The free or low-cost heat source to operate the generator could be from a nearby power plant, an industrial process or solar thermal energy, which denotes the system as a form of solar cooling.

Solar cooling is promising, but it has not gained much attention in Australia. Simko estimates there are relatively few active installations.

Economy cycle 

Passive cooling encompasses a myriad of economically rewarding and environmentally responsible tips, yet mainly champions a fusion of solar panels, light-coloured roofs and leaving windows open overnight.

As outlined in Facility Management’s recent interview with Smart Design Studio founder William Smart, bringing cold air into a house or facility overnight can be an effective way of chilling a space for the morning. The success of this method is enhanced when coupled with materials that have a high thermal mass, such as brick and concrete. 

Simko corroborates Smart in saying that this method is not always possible for larger facilities, as windows can be inaccessible or not fitted with protection against insects and debris such as leaves.

The effectiveness of bringing cold air into a space overnight for cooling is enhanced when paired with materials such as brick or concrete.

Reducing solar gain

Larger facilities are also notoriously internal-heat-gain intensive – people, computers, staff, kitchens and lights inevitably heat up a space. Simko says office spaces and facilities would be wise to turn off equipment at night. 

In a cooling-dominated environment, Simko recommends reducing solar gain through investing in insulation, double-glazed windows and ensuring roofs and walls are coloured white or light red rather than black, which has been noted in a climate such as Sydney’s. Insulation is often overlooked as an effective way to stall the rate of solar gain heat transfer into a building.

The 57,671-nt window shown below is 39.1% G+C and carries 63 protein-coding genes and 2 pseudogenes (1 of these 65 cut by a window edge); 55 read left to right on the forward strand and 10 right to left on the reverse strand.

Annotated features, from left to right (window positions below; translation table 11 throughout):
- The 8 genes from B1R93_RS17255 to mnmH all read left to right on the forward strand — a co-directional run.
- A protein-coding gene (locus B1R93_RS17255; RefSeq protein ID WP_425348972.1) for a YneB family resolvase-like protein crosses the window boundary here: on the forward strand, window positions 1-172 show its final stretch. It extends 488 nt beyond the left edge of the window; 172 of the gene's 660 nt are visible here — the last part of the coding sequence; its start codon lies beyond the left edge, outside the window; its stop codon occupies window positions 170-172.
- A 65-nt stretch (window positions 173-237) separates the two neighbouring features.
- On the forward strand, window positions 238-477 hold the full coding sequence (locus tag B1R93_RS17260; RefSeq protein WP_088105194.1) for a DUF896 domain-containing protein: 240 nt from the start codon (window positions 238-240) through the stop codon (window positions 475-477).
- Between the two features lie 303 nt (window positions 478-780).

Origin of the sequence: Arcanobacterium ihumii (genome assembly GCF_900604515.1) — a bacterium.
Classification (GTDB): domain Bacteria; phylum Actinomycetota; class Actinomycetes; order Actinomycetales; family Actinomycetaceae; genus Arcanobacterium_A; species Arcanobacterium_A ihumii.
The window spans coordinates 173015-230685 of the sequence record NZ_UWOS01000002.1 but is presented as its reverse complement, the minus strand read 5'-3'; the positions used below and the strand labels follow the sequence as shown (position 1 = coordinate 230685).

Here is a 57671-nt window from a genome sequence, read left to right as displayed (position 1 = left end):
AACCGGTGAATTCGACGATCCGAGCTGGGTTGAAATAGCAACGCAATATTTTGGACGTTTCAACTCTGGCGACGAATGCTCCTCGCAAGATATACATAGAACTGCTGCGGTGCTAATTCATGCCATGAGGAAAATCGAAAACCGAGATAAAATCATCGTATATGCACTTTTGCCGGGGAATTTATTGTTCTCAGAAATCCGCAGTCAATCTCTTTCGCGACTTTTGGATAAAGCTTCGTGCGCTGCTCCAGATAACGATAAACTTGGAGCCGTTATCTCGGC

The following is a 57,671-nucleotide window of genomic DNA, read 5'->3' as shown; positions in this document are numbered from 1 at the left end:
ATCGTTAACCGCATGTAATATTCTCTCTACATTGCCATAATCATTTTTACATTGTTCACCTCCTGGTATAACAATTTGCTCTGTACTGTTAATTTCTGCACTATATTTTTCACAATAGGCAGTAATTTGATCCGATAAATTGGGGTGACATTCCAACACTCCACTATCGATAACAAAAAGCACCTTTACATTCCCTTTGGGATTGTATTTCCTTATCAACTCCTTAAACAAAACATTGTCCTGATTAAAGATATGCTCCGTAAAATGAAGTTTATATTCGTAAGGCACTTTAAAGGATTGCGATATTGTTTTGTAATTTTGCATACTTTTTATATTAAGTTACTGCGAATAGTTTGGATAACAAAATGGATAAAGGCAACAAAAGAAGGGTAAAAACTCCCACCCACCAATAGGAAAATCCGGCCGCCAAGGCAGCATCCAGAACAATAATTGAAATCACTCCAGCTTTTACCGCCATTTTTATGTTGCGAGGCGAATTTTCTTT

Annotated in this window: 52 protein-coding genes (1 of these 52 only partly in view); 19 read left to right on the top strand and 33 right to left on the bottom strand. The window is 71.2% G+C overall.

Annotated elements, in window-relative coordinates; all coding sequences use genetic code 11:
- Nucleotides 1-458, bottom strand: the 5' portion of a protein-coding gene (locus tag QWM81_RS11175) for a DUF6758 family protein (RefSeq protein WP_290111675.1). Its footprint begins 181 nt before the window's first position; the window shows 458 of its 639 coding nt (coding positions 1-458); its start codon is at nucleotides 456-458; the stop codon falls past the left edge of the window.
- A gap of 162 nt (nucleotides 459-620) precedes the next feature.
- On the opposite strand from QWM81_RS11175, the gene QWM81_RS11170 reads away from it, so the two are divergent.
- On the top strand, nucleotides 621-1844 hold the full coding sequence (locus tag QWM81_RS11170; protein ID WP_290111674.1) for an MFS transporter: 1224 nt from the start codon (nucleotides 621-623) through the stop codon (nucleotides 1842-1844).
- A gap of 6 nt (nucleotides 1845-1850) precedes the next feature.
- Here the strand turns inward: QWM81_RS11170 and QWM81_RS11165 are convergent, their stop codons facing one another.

Simko’s top tips for overcoming heat 

If searching for alternatives to air-conditioning, Simko strongly recommends opting for double-glazed windows with low-emittance coatings – a feature he waxed lyrical about only a few months ago. 

Simko echoes Smart’s advocacy for underfloor cooling – a climate control method that allows facilities and homes to function sans all-air air conditioning – yet he also remains realistic about the likelihood of condensation forming on the floors and becoming a tripping and cleaning hazard. 

Smart Design Studio’s office space in Sydney functions sans air conditioning, instead using underfloor cooling.

Climate control comparison 

The budding facilities manager mentioned at the start of this article hopefully feels prepared to cool their facility during the summer months. They surely feel a renewed sense of awe towards HVAC and cooling systems in keeping a space happy, safe, and appropriately chilled or snuggly warm. 

However, in the ongoing pursuit of living and working sustainably, underfloor cooling and heating as a climate control method has tickled the facility manager’s fancy. 

Photography of Smart Design Studio by Romello Pereira.

If underfloor cooling has piqued your curiosity, read about it thriving in a Sydney office.